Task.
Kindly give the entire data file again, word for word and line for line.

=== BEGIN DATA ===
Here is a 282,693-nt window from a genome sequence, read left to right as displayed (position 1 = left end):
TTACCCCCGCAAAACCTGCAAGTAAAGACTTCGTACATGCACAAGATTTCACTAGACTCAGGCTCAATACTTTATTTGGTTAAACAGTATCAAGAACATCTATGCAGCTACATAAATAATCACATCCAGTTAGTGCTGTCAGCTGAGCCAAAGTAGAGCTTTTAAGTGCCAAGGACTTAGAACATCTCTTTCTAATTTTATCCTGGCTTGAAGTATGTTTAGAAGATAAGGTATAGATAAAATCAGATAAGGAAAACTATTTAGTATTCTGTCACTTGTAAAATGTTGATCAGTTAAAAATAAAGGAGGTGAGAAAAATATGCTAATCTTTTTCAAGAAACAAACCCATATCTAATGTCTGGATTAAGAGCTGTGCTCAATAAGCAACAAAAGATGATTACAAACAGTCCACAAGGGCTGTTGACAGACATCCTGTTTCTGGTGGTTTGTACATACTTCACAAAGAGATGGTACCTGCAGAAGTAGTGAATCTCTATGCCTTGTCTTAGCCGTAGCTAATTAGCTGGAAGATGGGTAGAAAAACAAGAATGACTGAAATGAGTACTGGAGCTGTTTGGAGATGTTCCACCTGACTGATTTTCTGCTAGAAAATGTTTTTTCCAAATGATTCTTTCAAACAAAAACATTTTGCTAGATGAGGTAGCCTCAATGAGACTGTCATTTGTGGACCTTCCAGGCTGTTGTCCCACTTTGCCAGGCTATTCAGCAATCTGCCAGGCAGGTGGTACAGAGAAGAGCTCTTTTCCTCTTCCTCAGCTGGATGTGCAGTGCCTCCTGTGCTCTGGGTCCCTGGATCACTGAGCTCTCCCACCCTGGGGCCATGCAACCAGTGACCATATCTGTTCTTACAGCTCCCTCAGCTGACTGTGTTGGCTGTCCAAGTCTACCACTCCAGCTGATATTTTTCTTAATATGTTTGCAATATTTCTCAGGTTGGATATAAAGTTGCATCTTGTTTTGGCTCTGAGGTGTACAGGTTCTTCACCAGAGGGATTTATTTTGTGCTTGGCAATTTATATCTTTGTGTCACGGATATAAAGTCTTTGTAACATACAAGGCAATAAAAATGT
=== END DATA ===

Here is a 282,693-nt window from a genome sequence, read left to right as displayed (position 1 = left end):
TTACCCCCGCAAAACCTGCAAGTAAAGACTTCGTACATGCACAAGATTTCACTAGACTCAGGCTCAATACTTTATTTGGTTAAACAGTATCAAGAACATCTATGCAGCTACATAAATAATCACATCCAGTTAGTGCTGTCAGCTGAGCCAAAGTAGAGCTTTTAAGTGCCAAGGACTTAGAACATCTCTTTCTAATTTTATCCTGGCTTGAAGTATGTTTAGAAGATAAGGTATAGATAAAATCAGATAAGGAAAACTATTTAGTATTCTGTCACTTGTAAAATGTTGATCAGTTAAAAATAAAGGAGGTGAGAAAAATATGCTAATCTTTTTCAAGAAACAAACCCATATCTAATGTCTGGATTAAGAGCTGTGCTCAATAAGCAACAAAAGATGATTACAAACAGTCCACAAGGGCTGTTGACAGACATCCTGTTTCTGGTGGTTTGTACATACTTCACAAAGAGATGGTACCTGCAGAAGTAGTGAATCTCTATGCCTTGTCTTAGCCGTAGCTAATTAGCTGGAAGATGGGTAGAAAAACAAGAATGACTGAAATGAGTACTGGAGCTGTTTGGAGATGTTCCACCTGACTGATTTTCTGCTAGAAAATGTTTTTTCCAAATGATTCTTTCAAACAAAAACATTTTGCTAGATGAGGTAGCCTCAATGAGACTGTCATTTGTGGACCTTCCAGGCTGTTGTCCCACTTTGCCAGGCTATTCAGCAATCTGCCAGGCAGGTGGTACAGAGAAGAGCTCTTTTCCTCTTCCTCAGCTGGATGTGCAGTGCCTCCTGTGCTCTGGGTCCCTGGATCACTGAGCTCTCCCACCCTGGGGCCATGCAACCAGTGACCATATCTGTTCTTACAGCTCCCTCAGCTGACTGTGTTGGCTGTCCAAGTCTACCACTCCAGCTGATATTTTTCTTAATATGTTTGCAATATTTCTCAGGTTGGATATAAAGTTGCATCTTGTTTTGGCTCTGAGGTGTACAGGTTCTTCACCAGAGGGATTTATTTTGTGCTTGGCAATTTATATCTTTGTGTCACGGATATAAAGTCTTTGTAACATACAAGGCAATAAAAATGT